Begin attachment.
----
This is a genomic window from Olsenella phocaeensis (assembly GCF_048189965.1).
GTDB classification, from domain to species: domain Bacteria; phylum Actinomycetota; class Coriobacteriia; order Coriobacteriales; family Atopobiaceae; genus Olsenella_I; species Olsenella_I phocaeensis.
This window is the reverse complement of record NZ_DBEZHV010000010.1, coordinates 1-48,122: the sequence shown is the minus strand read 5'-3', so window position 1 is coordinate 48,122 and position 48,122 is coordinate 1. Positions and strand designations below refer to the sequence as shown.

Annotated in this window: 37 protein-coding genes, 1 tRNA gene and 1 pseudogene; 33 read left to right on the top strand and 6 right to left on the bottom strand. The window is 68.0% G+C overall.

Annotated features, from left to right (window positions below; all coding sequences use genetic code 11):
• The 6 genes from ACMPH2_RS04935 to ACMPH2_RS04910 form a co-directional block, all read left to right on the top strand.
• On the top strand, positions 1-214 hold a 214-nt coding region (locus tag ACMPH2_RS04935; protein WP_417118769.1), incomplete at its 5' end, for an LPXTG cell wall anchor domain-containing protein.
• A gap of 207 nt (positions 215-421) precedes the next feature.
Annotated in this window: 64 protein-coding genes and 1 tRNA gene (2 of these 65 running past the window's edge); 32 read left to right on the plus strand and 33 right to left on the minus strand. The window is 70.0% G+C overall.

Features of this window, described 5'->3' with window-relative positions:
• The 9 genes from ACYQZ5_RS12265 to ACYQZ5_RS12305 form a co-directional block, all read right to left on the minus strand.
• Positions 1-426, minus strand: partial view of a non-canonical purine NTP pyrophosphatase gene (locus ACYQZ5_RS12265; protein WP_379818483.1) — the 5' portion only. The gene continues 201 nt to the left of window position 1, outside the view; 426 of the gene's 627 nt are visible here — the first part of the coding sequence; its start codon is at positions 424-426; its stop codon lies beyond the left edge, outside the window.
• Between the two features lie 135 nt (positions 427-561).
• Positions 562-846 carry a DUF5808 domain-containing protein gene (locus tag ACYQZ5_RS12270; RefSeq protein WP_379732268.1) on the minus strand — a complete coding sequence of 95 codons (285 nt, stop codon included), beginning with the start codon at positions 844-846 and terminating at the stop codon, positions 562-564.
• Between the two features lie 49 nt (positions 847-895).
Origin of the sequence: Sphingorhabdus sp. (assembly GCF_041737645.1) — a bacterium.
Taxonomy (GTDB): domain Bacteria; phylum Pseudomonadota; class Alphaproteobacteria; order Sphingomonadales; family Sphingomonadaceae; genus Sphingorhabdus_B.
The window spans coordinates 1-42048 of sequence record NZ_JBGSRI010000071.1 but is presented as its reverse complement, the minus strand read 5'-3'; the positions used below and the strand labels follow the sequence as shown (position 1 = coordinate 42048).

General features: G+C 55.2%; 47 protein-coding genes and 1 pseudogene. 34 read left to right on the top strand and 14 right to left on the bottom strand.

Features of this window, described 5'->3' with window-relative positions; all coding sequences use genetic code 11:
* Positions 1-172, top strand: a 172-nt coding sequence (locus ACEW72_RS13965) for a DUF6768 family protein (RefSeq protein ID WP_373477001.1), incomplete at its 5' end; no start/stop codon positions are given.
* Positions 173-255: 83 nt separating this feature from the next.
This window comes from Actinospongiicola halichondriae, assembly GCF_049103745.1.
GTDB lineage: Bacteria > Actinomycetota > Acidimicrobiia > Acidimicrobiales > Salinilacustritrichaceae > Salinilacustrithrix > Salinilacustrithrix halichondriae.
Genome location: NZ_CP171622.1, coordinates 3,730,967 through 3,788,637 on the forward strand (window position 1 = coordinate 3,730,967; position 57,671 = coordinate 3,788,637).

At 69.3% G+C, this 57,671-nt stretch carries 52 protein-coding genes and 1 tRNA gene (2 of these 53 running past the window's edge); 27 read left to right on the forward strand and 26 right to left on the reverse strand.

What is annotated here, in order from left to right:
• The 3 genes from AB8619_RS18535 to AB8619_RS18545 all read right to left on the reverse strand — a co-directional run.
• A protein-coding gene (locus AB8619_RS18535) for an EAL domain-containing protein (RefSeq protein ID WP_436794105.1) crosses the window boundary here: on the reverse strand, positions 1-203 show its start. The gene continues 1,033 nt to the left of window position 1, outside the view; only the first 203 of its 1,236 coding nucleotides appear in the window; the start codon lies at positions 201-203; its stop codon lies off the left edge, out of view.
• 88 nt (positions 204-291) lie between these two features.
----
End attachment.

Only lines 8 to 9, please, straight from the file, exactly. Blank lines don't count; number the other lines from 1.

• A gap of 207 nt (positions 215-421) precedes the next feature.
Annotated in this window: 64 protein-coding genes and 1 tRNA gene (2 of these 65 running past the window's edge); 32 read left to right on the plus strand and 33 right to left on the minus strand. The window is 70.0% G+C overall.